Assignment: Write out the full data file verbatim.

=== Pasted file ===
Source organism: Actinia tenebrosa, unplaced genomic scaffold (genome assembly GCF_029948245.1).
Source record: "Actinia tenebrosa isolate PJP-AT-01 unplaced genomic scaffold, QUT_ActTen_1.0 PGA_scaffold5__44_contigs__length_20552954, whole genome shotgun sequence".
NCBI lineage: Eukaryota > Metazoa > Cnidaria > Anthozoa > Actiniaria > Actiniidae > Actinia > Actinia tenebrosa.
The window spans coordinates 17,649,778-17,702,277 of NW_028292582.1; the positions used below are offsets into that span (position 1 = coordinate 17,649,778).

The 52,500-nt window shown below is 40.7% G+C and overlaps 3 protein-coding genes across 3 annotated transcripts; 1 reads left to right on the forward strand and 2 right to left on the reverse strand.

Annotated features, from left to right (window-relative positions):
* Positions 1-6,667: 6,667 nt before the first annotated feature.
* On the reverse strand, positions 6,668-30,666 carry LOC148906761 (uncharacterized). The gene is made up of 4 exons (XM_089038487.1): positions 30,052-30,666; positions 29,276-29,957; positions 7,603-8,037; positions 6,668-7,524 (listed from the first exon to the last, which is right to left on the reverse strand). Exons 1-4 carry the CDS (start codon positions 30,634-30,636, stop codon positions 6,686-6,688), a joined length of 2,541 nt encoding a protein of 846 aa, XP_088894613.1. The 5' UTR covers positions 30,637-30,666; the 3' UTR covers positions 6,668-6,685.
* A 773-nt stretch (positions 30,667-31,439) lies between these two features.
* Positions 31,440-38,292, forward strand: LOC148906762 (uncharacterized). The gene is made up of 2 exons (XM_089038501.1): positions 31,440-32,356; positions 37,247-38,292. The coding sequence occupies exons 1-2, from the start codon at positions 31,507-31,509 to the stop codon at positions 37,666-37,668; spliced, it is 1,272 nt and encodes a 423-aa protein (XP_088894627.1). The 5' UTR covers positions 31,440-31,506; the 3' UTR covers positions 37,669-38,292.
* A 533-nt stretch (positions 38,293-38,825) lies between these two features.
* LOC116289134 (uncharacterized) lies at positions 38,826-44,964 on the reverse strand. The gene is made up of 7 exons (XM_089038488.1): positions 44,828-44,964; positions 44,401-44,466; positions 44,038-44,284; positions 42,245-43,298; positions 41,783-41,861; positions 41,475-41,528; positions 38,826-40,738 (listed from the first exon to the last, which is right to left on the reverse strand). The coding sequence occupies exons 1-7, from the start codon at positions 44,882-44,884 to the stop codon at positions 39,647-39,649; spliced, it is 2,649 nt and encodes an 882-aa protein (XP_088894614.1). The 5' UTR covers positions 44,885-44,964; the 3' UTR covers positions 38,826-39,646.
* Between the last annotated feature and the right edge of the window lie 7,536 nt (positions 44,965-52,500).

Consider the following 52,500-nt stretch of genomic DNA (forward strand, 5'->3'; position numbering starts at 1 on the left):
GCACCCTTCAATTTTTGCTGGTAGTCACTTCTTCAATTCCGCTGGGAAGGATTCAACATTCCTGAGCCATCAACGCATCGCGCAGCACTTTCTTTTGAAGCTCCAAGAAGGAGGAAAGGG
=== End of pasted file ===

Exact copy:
Source organism: Actinia tenebrosa, unplaced genomic scaffold (genome assembly GCF_029948245.1).
Source record: "Actinia tenebrosa isolate PJP-AT-01 unplaced genomic scaffold, QUT_ActTen_1.0 PGA_scaffold5__44_contigs__length_20552954, whole genome shotgun sequence".
NCBI lineage: Eukaryota > Metazoa > Cnidaria > Anthozoa > Actiniaria > Actiniidae > Actinia > Actinia tenebrosa.
The window spans coordinates 17,649,778-17,702,277 of NW_028292582.1; the positions used below are offsets into that span (position 1 = coordinate 17,649,778).

The 52,500-nt window shown below is 40.7% G+C and overlaps 3 protein-coding genes across 3 annotated transcripts; 1 reads left to right on the forward strand and 2 right to left on the reverse strand.

Annotated features, from left to right (window-relative positions):
* Positions 1-6,667: 6,667 nt before the first annotated feature.
* On the reverse strand, positions 6,668-30,666 carry LOC148906761 (uncharacterized). The gene is made up of 4 exons (XM_089038487.1): positions 30,052-30,666; positions 29,276-29,957; positions 7,603-8,037; positions 6,668-7,524 (listed from the first exon to the last, which is right to left on the reverse strand). Exons 1-4 carry the CDS (start codon positions 30,634-30,636, stop codon positions 6,686-6,688), a joined length of 2,541 nt encoding a protein of 846 aa, XP_088894613.1. The 5' UTR covers positions 30,637-30,666; the 3' UTR covers positions 6,668-6,685.
* A 773-nt stretch (positions 30,667-31,439) lies between these two features.
* Positions 31,440-38,292, forward strand: LOC148906762 (uncharacterized). The gene is made up of 2 exons (XM_089038501.1): positions 31,440-32,356; positions 37,247-38,292. The coding sequence occupies exons 1-2, from the start codon at positions 31,507-31,509 to the stop codon at positions 37,666-37,668; spliced, it is 1,272 nt and encodes a 423-aa protein (XP_088894627.1). The 5' UTR covers positions 31,440-31,506; the 3' UTR covers positions 37,669-38,292.
* A 533-nt stretch (positions 38,293-38,825) lies between these two features.
* LOC116289134 (uncharacterized) lies at positions 38,826-44,964 on the reverse strand. The gene is made up of 7 exons (XM_089038488.1): positions 44,828-44,964; positions 44,401-44,466; positions 44,038-44,284; positions 42,245-43,298; positions 41,783-41,861; positions 41,475-41,528; positions 38,826-40,738 (listed from the first exon to the last, which is right to left on the reverse strand). The coding sequence occupies exons 1-7, from the start codon at positions 44,882-44,884 to the stop codon at positions 39,647-39,649; spliced, it is 2,649 nt and encodes an 882-aa protein (XP_088894614.1). The 5' UTR covers positions 44,885-44,964; the 3' UTR covers positions 38,826-39,646.
* Between the last annotated feature and the right edge of the window lie 7,536 nt (positions 44,965-52,500).

Consider the following 52,500-nt stretch of genomic DNA (forward strand, 5'->3'; position numbering starts at 1 on the left):
GCACCCTTCAATTTTTGCTGGTAGTCACTTCTTCAATTCCGCTGGGAAGGATTCAACATTCCTGAGCCATCAACGCATCGCGCAGCACTTTCTTTTGAAGCTCCAAGAAGGAGGAAAGGG